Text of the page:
keywords = "Bayesian reconstruction, Emission tomography, Lesion detection, Maximum a posteriori, Penalized maximum-likelihood",
author = "Jinyi Qi",
year = "2004",
month = "3",
doi = "10.1109/TMI.2004.824239",
language = "English (US)",
volume = "23",
pages = "321--329",
journal = "IEEE Transactions on Medical Imaging",
issn = "0278-0062",
publisher = "Institute of Electrical and Electronics Engineers Inc.",
number = "3",

}

TY - JOUR

T1 - Analysis of Lesion Detectability in Bayesian Emission Reconstruction With Nonstationary Object Variability

AU - Qi, Jinyi

PY - 2004/3

Y1 - 2004/3

N2 - Bayesian methods based on the maximum a posteriori principle (also called penalized maximum-likelihood methods) have been developed to improve image quality in emission tomography. To explore the full potential of Bayesian reconstruction for lesion detection, we derive simplified theoretical expressions that allow fast evaluation of the detectability of a lesion in Bayesian reconstruction. This work is builded on the recent progress on the theoretical analysis of image properties of statistical reconstructions and the development of numerical observers. We explicitly model the nonstationary variation of the lesion and background without assuming that they are locally stationary. The results can be used to choose the optimum prior parameters for the maximum lesion detectability. The theoretical results are validated using Monte Carlo simulations. The comparisons show good agreement between the theoretical predictions and the Monte Carlo results. We also demonstrate that the lesion detectability can be reliably estimated using one noisy data set.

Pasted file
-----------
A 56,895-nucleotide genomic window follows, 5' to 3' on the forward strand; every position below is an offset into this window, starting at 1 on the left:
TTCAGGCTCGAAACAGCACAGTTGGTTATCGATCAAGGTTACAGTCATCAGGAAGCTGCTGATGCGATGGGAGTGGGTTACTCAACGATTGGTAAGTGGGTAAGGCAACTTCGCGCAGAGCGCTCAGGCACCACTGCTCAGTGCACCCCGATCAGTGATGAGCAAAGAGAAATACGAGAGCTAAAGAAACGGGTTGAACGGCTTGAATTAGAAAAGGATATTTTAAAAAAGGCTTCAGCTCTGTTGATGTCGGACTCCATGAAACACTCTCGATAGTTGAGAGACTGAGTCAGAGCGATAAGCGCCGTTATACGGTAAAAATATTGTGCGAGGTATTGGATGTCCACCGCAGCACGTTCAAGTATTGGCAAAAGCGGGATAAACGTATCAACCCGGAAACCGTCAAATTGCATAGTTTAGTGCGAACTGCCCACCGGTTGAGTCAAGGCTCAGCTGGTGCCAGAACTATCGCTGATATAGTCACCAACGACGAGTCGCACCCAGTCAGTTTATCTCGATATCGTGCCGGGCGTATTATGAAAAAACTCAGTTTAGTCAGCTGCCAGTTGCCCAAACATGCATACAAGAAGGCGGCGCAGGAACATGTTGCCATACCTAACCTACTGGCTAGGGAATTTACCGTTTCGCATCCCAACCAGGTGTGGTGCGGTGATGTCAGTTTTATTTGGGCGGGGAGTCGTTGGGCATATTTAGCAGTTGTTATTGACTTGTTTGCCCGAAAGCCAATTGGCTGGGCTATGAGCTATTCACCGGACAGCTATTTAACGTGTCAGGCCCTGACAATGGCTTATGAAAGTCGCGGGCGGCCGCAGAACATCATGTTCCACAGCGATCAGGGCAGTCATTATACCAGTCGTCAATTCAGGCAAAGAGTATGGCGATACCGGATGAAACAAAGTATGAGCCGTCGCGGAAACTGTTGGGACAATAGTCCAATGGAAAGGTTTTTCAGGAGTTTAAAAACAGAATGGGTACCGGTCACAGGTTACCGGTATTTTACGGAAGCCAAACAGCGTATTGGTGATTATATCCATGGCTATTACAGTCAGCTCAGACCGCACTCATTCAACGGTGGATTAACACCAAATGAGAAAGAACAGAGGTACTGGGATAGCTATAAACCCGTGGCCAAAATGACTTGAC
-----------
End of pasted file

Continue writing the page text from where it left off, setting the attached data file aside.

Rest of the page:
AB - Bayesian methods based on the maximum a posteriori principle (also called penalized maximum-likelihood methods) have been developed to improve image quality in emission tomography. To explore the full potential of Bayesian reconstruction for lesion detection, we derive simplified theoretical expressions that allow fast evaluation of the detectability of a lesion in Bayesian reconstruction. This work is builded on the recent progress on the theoretical analysis of image properties of statistical reconstructions and the development of numerical observers. We explicitly model the nonstationary variation of the lesion and background without assuming that they are locally stationary. The results can be used to choose the optimum prior parameters for the maximum lesion detectability. The theoretical results are validated using Monte Carlo simulations. The comparisons show good agreement between the theoretical predictions and the Monte Carlo results. We also demonstrate that the lesion detectability can be reliably estimated using one noisy data set.

KW - Bayesian reconstruction

KW - Emission tomography

KW - Lesion detection

KW - Maximum a posteriori

KW - Penalized maximum-likelihood

UR - http://www.scopus.com/inward/record.url?scp=1642402943&partnerID=8YFLogxK

UR - http://www.scopus.com/inward/citedby.url?scp=1642402943&partnerID=8YFLogxK

U2 - 10.1109/TMI.2004.824239

DO - 10.1109/TMI.2004.824239

M3 - Article

VL - 23

SP - 321

EP - 329

JO - IEEE Transactions on Medical Imaging

JF - IEEE Transactions on Medical Imaging

SN - 0278-0062

IS - 3

ER -